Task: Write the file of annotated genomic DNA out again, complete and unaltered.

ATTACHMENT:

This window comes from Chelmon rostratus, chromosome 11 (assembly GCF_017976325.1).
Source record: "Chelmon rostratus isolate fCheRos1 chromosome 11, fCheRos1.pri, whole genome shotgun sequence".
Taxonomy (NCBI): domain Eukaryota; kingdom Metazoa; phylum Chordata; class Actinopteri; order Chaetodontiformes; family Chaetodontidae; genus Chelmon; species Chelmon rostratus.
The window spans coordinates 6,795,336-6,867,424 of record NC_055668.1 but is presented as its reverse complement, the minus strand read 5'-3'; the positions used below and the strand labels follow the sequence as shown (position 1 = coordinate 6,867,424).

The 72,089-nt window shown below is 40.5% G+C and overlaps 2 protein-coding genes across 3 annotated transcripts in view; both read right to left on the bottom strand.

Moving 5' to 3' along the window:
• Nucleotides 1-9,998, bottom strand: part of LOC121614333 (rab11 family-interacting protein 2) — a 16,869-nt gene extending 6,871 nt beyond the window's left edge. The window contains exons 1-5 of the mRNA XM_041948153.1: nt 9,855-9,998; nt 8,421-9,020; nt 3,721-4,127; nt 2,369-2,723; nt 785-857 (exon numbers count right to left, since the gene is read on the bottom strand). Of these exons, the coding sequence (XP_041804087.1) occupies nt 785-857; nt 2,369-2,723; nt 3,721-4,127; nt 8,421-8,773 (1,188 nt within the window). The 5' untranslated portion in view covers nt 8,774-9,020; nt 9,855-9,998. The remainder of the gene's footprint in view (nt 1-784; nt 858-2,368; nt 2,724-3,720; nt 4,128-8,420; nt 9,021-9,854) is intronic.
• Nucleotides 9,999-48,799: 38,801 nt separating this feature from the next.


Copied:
This window comes from Chelmon rostratus, chromosome 11 (assembly GCF_017976325.1).
Source record: "Chelmon rostratus isolate fCheRos1 chromosome 11, fCheRos1.pri, whole genome shotgun sequence".
Taxonomy (NCBI): domain Eukaryota; kingdom Metazoa; phylum Chordata; class Actinopteri; order Chaetodontiformes; family Chaetodontidae; genus Chelmon; species Chelmon rostratus.
The window spans coordinates 6,795,336-6,867,424 of record NC_055668.1 but is presented as its reverse complement, the minus strand read 5'-3'; the positions used below and the strand labels follow the sequence as shown (position 1 = coordinate 6,867,424).

The 72,089-nt window shown below is 40.5% G+C and overlaps 2 protein-coding genes across 3 annotated transcripts in view; both read right to left on the bottom strand.

Moving 5' to 3' along the window:
• Nucleotides 1-9,998, bottom strand: part of LOC121614333 (rab11 family-interacting protein 2) — a 16,869-nt gene extending 6,871 nt beyond the window's left edge. The window contains exons 1-5 of the mRNA XM_041948153.1: nt 9,855-9,998; nt 8,421-9,020; nt 3,721-4,127; nt 2,369-2,723; nt 785-857 (exon numbers count right to left, since the gene is read on the bottom strand). Of these exons, the coding sequence (XP_041804087.1) occupies nt 785-857; nt 2,369-2,723; nt 3,721-4,127; nt 8,421-8,773 (1,188 nt within the window). The 5' untranslated portion in view covers nt 8,774-9,020; nt 9,855-9,998. The remainder of the gene's footprint in view (nt 1-784; nt 858-2,368; nt 2,724-3,720; nt 4,128-8,420; nt 9,021-9,854) is intronic.
• Nucleotides 9,999-48,799: 38,801 nt separating this feature from the next.